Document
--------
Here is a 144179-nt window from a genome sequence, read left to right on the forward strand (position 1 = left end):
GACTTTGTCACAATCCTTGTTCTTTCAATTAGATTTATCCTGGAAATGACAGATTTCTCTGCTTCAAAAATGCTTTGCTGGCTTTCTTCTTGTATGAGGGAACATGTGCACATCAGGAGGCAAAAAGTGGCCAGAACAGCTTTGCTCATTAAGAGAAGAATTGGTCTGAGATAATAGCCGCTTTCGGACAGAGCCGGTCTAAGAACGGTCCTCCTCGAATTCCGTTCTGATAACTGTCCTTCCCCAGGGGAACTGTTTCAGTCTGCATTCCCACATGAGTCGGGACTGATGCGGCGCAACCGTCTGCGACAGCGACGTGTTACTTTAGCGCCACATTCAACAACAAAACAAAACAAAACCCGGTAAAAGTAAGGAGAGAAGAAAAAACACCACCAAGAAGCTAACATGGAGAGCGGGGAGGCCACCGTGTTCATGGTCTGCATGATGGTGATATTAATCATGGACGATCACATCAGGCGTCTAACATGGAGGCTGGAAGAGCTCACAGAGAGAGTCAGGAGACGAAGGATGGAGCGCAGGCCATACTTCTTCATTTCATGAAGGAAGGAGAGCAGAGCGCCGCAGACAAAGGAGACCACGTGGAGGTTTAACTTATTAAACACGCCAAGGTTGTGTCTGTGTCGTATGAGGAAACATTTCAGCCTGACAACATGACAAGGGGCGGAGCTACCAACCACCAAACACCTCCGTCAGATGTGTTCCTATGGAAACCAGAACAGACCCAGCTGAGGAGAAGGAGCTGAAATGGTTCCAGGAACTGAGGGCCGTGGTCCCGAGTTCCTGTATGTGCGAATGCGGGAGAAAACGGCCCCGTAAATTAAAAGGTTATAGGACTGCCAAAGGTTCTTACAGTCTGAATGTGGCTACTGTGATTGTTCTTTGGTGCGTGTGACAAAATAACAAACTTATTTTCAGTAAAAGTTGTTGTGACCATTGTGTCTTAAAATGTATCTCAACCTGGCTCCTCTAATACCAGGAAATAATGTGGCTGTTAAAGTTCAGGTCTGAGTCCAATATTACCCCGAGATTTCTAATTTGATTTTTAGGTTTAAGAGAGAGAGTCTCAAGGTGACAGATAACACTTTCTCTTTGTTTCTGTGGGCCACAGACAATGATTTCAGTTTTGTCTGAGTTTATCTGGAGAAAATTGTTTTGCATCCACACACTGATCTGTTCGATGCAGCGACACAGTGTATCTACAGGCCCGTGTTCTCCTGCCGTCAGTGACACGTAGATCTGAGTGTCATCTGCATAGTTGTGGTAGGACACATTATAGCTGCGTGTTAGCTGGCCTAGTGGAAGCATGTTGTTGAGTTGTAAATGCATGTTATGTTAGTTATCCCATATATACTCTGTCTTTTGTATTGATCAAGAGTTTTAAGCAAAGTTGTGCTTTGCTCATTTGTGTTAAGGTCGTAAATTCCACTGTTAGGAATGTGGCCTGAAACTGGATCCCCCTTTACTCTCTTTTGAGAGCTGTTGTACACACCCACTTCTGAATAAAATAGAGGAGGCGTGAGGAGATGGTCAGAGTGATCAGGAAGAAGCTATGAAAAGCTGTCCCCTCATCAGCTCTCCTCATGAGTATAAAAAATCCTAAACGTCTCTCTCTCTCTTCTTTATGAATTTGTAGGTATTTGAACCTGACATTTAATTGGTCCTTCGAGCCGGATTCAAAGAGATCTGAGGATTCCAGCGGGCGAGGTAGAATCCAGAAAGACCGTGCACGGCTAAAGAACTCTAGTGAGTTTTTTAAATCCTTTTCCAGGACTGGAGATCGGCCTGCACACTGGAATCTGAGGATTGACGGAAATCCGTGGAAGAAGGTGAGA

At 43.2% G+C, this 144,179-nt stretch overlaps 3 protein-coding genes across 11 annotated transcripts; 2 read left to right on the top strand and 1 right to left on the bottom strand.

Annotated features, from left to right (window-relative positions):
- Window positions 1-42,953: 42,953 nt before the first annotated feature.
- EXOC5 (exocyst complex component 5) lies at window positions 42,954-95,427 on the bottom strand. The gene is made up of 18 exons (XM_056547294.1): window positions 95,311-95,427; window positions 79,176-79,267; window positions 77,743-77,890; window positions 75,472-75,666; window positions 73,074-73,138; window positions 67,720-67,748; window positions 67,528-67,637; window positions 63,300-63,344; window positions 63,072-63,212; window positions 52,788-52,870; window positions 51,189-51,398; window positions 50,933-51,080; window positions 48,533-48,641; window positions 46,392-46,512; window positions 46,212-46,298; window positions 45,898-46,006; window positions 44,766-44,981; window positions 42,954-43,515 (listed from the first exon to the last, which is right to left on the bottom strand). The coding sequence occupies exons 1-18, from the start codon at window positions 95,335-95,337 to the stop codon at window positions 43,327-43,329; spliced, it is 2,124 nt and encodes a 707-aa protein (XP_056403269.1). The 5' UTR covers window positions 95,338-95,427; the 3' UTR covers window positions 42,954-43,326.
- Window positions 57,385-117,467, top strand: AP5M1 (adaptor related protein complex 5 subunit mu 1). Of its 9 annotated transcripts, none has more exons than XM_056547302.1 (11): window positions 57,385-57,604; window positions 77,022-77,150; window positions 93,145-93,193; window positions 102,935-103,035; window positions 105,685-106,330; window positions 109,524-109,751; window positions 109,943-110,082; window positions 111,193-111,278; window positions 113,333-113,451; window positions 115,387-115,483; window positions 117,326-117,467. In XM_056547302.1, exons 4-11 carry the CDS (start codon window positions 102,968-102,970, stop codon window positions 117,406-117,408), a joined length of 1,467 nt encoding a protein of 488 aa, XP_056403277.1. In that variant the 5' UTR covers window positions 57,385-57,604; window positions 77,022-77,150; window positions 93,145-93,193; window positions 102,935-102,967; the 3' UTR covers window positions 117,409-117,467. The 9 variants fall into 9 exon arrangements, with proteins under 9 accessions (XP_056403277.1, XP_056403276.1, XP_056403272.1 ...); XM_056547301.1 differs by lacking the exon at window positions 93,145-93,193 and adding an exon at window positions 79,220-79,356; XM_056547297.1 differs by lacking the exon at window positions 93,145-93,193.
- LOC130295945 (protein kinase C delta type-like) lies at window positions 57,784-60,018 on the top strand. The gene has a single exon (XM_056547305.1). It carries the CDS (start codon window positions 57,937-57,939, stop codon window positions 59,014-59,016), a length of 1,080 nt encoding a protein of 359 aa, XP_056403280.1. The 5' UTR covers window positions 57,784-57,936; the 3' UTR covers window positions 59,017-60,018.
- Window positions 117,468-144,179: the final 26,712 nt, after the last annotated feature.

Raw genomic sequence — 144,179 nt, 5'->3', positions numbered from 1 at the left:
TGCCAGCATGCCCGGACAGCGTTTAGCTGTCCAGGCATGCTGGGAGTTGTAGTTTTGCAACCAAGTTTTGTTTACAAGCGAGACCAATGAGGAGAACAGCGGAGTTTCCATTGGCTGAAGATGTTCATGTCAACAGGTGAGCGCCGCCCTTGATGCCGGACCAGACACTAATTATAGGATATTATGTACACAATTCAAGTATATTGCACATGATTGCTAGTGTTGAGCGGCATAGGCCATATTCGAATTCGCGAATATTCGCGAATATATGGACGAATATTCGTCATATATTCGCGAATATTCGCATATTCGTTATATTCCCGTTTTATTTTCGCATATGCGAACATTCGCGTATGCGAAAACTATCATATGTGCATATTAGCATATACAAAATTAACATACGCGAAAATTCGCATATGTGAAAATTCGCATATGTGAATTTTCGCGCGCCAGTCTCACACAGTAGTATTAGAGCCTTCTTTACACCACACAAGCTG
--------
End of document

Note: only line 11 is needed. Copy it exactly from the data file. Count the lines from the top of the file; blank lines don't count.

TGCCAGCATGCCCGGACAGCGTTTAGCTGTCCAGGCATGCTGGGAGTTGTAGTTTTGCAACCAAGTTTTGTTTACAAGCGAGACCAATGAGGAGAACAGCGGAGTTTCCATTGGCTGAAGATGTTCATGTCAACAGGTGAGCGCCGCCCTTGATGCCGGACCAGACACTAATTATAGGATATTATGTACACAATTCAAGTATATTGCACATGATTGCTAGTGTTGAGCGGCATAGGCCATATTCGAATTCGCGAATATTCGCGAATATATGGACGAATATTCGTCATATATTCGCGAATATTCGCATATTCGTTATATTCCCGTTTTATTTTCGCATATGCGAACATTCGCGTATGCGAAAACTATCATATGTGCATATTAGCATATACAAAATTAACATACGCGAAAATTCGCATATGTGAAAATTCGCATATGTGAATTTTCGCGCGCCAGTCTCACACAGTAGTATTAGAGCCTTCTTTACACCACACAAGCTG